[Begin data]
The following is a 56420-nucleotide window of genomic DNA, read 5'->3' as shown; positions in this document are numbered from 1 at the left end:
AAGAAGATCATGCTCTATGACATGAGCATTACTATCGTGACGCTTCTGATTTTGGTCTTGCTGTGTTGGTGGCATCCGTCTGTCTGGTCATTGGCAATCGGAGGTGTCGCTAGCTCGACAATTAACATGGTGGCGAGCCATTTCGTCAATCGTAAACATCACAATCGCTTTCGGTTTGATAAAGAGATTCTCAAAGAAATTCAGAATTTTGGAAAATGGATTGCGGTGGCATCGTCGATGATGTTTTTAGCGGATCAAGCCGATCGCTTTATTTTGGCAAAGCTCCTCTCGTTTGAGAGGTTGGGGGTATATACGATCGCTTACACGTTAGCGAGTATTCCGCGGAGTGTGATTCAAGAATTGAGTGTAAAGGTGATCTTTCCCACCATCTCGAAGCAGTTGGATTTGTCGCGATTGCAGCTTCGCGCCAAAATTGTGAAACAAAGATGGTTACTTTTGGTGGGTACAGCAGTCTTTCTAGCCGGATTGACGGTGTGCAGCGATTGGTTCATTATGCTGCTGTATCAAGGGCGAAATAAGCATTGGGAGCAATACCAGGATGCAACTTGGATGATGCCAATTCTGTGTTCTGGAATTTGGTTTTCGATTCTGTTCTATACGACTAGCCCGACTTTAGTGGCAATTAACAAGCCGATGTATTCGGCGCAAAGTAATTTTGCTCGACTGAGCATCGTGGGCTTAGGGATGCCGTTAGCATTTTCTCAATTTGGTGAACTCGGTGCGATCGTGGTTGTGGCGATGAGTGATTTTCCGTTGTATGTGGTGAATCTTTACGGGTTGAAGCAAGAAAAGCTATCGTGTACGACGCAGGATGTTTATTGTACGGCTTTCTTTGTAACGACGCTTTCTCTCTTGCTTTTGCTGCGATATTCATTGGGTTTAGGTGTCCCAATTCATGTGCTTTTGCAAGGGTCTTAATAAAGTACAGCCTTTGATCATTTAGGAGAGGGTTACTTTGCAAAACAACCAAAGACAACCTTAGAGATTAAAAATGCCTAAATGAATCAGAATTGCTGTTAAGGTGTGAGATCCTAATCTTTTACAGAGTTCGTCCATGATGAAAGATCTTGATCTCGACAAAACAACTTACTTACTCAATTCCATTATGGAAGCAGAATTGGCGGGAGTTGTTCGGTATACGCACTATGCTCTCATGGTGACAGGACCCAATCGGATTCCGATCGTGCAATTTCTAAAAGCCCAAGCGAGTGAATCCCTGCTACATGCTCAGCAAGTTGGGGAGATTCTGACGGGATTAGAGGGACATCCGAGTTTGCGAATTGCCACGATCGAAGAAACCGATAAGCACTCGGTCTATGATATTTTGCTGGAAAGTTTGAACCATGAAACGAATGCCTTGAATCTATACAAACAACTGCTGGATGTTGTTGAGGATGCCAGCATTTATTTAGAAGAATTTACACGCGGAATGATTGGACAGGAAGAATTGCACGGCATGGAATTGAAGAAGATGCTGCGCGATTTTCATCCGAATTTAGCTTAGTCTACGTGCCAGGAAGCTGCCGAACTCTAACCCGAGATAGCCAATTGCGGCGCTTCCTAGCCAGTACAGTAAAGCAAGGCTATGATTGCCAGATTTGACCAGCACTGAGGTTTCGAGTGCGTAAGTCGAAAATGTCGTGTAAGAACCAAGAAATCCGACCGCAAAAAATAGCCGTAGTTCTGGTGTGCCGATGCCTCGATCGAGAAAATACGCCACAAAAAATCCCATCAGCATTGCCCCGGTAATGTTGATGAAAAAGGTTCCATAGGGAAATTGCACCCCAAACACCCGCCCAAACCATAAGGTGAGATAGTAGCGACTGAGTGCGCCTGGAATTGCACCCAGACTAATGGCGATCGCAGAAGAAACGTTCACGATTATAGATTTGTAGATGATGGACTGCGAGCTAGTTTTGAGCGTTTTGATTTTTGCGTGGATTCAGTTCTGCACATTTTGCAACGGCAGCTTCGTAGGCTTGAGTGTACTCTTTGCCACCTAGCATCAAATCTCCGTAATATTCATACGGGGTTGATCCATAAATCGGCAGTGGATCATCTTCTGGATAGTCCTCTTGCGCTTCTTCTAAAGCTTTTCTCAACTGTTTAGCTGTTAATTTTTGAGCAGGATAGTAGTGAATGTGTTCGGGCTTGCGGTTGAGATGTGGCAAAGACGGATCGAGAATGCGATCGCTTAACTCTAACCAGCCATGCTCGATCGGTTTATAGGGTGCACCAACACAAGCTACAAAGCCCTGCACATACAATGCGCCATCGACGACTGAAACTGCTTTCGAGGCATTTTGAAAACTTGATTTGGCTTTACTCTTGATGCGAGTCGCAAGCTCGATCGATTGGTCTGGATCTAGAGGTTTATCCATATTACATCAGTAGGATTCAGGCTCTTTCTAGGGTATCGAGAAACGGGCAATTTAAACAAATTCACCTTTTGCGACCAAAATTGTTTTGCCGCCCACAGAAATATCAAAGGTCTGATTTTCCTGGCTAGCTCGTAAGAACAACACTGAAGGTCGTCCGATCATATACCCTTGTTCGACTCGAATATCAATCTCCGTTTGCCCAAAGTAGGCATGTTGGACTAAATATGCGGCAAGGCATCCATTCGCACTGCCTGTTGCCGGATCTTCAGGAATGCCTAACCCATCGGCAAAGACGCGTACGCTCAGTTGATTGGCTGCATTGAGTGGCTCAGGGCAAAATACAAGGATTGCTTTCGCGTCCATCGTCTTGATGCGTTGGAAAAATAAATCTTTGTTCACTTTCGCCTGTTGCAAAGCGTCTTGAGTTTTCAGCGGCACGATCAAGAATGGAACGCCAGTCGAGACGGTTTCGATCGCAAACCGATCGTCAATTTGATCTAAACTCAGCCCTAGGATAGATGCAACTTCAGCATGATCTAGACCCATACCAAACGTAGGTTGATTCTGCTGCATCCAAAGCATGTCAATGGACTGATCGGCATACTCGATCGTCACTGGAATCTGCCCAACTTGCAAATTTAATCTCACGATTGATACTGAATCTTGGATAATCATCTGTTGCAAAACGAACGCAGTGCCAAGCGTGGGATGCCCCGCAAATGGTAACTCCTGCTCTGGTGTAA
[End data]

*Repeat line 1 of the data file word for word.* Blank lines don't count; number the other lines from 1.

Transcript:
The following is a 56420-nucleotide window of genomic DNA, read 5'->3' as shown; positions in this document are numbered from 1 at the left end: